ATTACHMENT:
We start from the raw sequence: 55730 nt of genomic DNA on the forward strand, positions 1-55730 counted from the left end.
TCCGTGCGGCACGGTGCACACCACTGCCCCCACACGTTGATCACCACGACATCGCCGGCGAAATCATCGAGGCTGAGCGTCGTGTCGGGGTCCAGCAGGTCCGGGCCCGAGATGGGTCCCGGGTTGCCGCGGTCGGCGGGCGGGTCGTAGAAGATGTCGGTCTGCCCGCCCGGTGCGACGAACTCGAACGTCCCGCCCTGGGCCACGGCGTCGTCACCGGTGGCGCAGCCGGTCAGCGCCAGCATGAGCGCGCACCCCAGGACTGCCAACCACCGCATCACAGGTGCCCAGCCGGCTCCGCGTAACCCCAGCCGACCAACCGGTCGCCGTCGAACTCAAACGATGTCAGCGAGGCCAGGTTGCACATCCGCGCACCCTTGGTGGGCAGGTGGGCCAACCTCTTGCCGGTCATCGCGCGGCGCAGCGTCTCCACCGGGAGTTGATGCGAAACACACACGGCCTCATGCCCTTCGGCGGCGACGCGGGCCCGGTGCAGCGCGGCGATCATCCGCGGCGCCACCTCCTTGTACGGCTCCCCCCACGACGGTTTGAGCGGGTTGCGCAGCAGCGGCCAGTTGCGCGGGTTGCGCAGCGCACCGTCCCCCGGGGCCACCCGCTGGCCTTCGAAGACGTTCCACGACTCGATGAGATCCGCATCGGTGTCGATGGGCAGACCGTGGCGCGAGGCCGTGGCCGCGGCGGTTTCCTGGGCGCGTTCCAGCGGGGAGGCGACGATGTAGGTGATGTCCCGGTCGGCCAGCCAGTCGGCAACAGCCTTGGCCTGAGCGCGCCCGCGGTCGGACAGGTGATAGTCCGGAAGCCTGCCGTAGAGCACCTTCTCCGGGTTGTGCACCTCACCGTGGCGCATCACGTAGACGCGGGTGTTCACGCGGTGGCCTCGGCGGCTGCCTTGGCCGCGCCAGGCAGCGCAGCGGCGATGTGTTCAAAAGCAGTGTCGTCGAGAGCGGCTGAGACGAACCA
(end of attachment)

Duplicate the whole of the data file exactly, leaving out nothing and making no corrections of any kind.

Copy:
We start from the raw sequence: 55730 nt of genomic DNA on the forward strand, positions 1-55730 counted from the left end.
TCCGTGCGGCACGGTGCACACCACTGCCCCCACACGTTGATCACCACGACATCGCCGGCGAAATCATCGAGGCTGAGCGTCGTGTCGGGGTCCAGCAGGTCCGGGCCCGAGATGGGTCCCGGGTTGCCGCGGTCGGCGGGCGGGTCGTAGAAGATGTCGGTCTGCCCGCCCGGTGCGACGAACTCGAACGTCCCGCCCTGGGCCACGGCGTCGTCACCGGTGGCGCAGCCGGTCAGCGCCAGCATGAGCGCGCACCCCAGGACTGCCAACCACCGCATCACAGGTGCCCAGCCGGCTCCGCGTAACCCCAGCCGACCAACCGGTCGCCGTCGAACTCAAACGATGTCAGCGAGGCCAGGTTGCACATCCGCGCACCCTTGGTGGGCAGGTGGGCCAACCTCTTGCCGGTCATCGCGCGGCGCAGCGTCTCCACCGGGAGTTGATGCGAAACACACACGGCCTCATGCCCTTCGGCGGCGACGCGGGCCCGGTGCAGCGCGGCGATCATCCGCGGCGCCACCTCCTTGTACGGCTCCCCCCACGACGGTTTGAGCGGGTTGCGCAGCAGCGGCCAGTTGCGCGGGTTGCGCAGCGCACCGTCCCCCGGGGCCACCCGCTGGCCTTCGAAGACGTTCCACGACTCGATGAGATCCGCATCGGTGTCGATGGGCAGACCGTGGCGCGAGGCCGTGGCCGCGGCGGTTTCCTGGGCGCGTTCCAGCGGGGAGGCGACGATGTAGGTGATGTCCCGGTCGGCCAGCCAGTCGGCAACAGCCTTGGCCTGAGCGCGCCCGCGGTCGGACAGGTGATAGTCCGGAAGCCTGCCGTAGAGCACCTTCTCCGGGTTGTGCACCTCACCGTGGCGCATCACGTAGACGCGGGTGTTCACGCGGTGGCCTCGGCGGCTGCCTTGGCCGCGCCAGGCAGCGCAGCGGCGATGTGTTCAAAAGCAGTGTCGTCGAGAGCGGCTGAGACGAACCA